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Protect your business with proper care of roof-mounted PV Systems

Protect your business with proper care of roof-mounted PV Systems
20-10-23 / Daniel Schroeder

Protect your business with proper care of roof-mounted PV Systems

As energy costs rise, and as the political winds push for cleaner energy, solar power continues to be one of the fastest-growing energy sources. Rooftops on industrial and commercial buildings can turn out to be an excellent location to convert sunshine into electricity since you do not have to occupy valuable green space, writes Allianz Commercial Senior Risk Engineer Daniel Schroeder.

PV demonstrates a commitment to sustainability

However, it is not only for economic reasons that companies want to use their buildings for photovoltaic (PV) power generation or rent their roofs to investors. Solar panel systems on a building are also a way of demonstrating commitment to sustainability and energy independence. Roof-mounted PV systems offer numerous benefits, including reduced energy costs and a reduced carbon footprint. However, businesses and installers must be aware of the potential risks associated with these systems. As the popularity of solar panels continues to soar, understanding and mitigating these risks is paramount.

The risk of fire

PV panels can introduce an obvious ignition source to the roof level, and therefore, increase the risk of fire. Several high-profile fires have occurred in commercial and industrial buildings with rooftop solar PV systems. PV panels installed over a combustible roof system is discouraged as it will certainly increase the severity of a loss.

The rooftop placement of PV panels means any fire is beyond the building's fixed fire protection and detection systems. This can result in delayed detection of the fire and consequently, delayed manual firefighting by the fire department. 

PV panels generally contain limited plastics however the vulnerability often lies in the frames, mounting systems, cables, and junction boxes. It should be noted that even though PV panels maybe not be the ignition source of a fire, there is a chance they could inhibit the fire suppression and fire fighting activities by means of presenting a shock hazard and preventing wetting of the roof system below.

PV Panels produce electricity even when isolated 

When firefighters arrive at a burning building, one of their first tasks is to isolate the power supply to the building using a fireman's switch. Safely disconnecting a PV system in a fire situation should ideally result in DC currents and voltages reduced to levels that are no longer hazardous to firefighters. However, this requires isolation of each module with a micro-inverter or by DC switches controlling a limited number of modules in a string. Currently, there is no economically feasible solution for such an isolation tool. If the sun is out, the panels will continue to produce electricity.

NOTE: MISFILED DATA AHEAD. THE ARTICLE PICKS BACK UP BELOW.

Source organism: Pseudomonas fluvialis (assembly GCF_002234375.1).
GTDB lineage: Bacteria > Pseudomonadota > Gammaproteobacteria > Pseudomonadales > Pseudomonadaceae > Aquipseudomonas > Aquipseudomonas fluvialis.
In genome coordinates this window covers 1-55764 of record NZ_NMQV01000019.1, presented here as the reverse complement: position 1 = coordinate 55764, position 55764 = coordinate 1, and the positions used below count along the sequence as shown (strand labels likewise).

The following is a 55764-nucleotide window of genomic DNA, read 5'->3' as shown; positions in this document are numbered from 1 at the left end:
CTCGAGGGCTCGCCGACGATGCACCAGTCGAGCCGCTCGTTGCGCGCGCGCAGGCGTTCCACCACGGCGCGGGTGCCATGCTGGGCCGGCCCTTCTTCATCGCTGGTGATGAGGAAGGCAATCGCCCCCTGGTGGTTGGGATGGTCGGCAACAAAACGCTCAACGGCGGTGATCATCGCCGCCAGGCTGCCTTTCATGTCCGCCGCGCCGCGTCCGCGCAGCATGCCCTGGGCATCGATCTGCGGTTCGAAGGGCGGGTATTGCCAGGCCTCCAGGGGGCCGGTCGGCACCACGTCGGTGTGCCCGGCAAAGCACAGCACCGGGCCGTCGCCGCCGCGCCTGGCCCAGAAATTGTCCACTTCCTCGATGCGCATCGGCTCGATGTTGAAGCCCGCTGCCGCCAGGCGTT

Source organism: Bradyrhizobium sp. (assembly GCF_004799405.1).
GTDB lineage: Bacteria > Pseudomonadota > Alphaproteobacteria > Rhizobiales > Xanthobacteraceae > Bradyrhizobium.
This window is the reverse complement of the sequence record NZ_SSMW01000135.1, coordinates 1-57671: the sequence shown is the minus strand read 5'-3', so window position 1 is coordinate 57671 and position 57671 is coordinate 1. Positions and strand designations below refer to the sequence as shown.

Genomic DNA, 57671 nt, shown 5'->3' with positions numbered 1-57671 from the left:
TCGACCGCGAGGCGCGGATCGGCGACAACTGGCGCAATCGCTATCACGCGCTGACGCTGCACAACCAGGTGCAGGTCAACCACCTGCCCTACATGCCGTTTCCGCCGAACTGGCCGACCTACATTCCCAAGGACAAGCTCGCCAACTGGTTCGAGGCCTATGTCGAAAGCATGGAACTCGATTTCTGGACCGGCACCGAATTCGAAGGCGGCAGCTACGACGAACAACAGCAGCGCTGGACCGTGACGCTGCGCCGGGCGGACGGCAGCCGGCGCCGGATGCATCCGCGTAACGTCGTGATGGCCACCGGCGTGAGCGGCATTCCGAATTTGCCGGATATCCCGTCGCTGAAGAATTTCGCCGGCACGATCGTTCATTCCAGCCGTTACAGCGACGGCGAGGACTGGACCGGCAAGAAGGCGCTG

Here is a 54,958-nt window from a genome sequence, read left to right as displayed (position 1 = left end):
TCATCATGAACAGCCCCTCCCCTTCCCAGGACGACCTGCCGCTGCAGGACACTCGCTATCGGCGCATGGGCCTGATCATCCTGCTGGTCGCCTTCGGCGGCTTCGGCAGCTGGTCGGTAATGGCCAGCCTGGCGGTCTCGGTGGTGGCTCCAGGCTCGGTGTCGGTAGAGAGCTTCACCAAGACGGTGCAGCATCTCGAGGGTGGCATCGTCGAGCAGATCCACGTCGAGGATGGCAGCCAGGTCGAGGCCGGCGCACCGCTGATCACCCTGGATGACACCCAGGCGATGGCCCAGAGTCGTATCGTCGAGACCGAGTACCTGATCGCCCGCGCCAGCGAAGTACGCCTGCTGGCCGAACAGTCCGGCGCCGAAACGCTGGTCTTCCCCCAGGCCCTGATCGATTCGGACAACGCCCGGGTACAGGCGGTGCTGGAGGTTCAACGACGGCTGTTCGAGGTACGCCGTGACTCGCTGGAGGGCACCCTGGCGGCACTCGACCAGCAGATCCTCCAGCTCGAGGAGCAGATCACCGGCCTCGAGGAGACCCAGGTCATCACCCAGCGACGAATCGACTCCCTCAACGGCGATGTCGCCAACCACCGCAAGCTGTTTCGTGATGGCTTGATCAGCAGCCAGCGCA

PV panels add significant weight to the structure

The installation of PV panels on rooftops can add significant weight to the structure. Over time, this extra load can lead to stress on the roof, potentially causing leaks, sagging, or even collapse in extreme cases. It is vital to have a professional structural assessment before the installation to ensure the roof can support the added weight.

Installation and maintenance

A significant risk to PV installations is that there is no code of practice for the wiring of PV installations, thus you need to ensure you use a reputable installer. PV systems should only be installed and commissioned by qualified contractors. PV systems should be inspected regularly by qualified professionals, including looking for potential damage from rodents and other pests, which could compromise the wiring or insulation. Infrared thermographic inspections should be conducted at least annually to look for "hot spots."

Water Damage

Improper installation or damaged PV panels can create entry points for water, leading to roof leaks. Regular maintenance and quality installation are key to preventing this risk. Roof penetrations, if not sealed correctly, can also become vulnerable points for leaks.

Weather-Related Risks

Extreme weather conditions, such as hail, intense winds, or heavy snow, can damage solar panels. Adequate installation and mounting techniques can help minimize these risks, but it is essential to be prepared for adverse weather events.

Insurance and Liability

Adding solar panels to a roof may impact insurance coverage and liability in case of damage or accidents. It is essential to consult with insurance providers to ensure that your policy adequately covers your PV system and potential liabilities.

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